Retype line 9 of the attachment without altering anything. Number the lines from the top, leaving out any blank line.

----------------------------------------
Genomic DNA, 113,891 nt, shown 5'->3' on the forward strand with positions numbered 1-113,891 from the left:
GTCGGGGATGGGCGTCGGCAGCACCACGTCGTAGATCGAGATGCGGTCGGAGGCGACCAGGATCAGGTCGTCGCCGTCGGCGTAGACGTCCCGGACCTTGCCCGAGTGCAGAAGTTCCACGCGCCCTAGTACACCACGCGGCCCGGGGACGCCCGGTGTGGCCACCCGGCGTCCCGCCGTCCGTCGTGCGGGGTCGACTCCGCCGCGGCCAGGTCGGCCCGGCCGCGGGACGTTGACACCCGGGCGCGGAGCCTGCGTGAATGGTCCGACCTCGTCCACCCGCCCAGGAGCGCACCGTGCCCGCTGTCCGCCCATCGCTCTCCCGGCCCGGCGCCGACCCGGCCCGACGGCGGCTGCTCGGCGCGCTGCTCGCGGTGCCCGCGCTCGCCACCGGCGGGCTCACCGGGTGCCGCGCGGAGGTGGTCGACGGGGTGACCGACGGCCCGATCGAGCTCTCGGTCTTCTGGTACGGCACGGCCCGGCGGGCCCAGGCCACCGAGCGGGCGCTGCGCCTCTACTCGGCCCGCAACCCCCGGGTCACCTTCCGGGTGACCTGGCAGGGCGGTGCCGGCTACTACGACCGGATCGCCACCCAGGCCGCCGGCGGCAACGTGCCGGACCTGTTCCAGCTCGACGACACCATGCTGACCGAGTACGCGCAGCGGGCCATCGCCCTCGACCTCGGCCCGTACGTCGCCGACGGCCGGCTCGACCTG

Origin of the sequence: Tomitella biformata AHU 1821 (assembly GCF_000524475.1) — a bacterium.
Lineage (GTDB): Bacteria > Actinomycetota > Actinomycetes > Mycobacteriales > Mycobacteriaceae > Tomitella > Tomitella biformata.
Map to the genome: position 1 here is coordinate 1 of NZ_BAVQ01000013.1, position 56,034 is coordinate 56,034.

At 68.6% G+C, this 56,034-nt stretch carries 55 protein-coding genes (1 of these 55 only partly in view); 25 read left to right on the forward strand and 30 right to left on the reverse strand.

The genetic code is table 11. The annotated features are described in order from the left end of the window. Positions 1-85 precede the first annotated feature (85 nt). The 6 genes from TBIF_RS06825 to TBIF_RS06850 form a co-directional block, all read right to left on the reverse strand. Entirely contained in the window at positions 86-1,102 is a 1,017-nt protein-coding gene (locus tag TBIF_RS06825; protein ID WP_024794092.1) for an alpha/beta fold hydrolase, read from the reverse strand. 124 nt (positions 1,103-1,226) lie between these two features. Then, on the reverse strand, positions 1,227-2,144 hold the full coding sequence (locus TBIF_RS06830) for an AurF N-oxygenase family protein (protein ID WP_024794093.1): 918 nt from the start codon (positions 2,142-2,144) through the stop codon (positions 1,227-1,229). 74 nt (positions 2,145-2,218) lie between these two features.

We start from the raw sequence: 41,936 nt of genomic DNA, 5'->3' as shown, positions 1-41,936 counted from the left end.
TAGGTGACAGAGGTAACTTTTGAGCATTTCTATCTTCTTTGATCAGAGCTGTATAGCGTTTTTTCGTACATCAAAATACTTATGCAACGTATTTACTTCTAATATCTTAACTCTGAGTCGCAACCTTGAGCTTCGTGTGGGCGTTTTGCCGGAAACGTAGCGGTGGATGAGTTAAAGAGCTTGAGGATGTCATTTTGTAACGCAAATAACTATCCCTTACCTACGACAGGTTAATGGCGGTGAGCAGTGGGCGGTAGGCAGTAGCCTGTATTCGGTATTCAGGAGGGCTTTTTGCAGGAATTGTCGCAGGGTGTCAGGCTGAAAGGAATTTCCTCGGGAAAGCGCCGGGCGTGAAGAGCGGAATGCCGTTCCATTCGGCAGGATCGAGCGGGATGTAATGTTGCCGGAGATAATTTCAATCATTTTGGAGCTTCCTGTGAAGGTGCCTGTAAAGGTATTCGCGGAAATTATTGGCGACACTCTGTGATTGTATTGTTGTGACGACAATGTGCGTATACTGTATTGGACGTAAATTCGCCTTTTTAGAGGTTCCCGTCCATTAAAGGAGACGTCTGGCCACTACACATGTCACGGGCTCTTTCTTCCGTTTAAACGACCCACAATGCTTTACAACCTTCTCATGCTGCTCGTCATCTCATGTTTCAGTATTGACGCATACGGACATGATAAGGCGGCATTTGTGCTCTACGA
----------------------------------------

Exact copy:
TAGGTGACAGAGGTAACTTTTGAGCATTTCTATCTTCTTTGATCAGAGCTGTATAGCGTTTTTTCGTACATCAAAATACTTATGCAACGTATTTACTTCTAATATCTTAACTCTGAGTCGCAACCTTGAGCTTCGTGTGGGCGTTTTGCCGGAAACGTAGCGGTGGATGAGTTAAAGAGCTTGAGGATGTCATTTTGTAACGCAAATAACTATCCCTTACCTACGACAGGTTAATGGCGGTGAGCAGTGGGCGGTAGGCAGTAGCCTGTATTCGGTATTCAGGAGGGCTTTTTGCAGGAATTGTCGCAGGGTGTCAGGCTGAAAGGAATTTCCTCGGGAAAGCGCCGGGCGTGAAGAGCGGAATGCCGTTCCATTCGGCAGGATCGAGCGGGATGTAATGTTGCCGGAGATAATTTCAATCATTTTGGAGCTTCCTGTGAAGGTGCCTGTAAAGGTATTCGCGGAAATTATTGGCGACACTCTGTGATTGTATTGTTGTGACGACAATGTGCGTATACTGTATTGGACGTAAATTCGCCTTTTTAGAGGTTCCCGTCCATTAAAGGAGACGTCTGGCCACTACACATGTCACGGGCTCTTTCTTCCGTTTAAACGACCCACAATGCTTTACAACCTTCTCATGCTGCTCGTCATCTCATGTTTCAGTATTGACGCATACGGACATGATAAGGCGGCATTTGTGCTCTACGA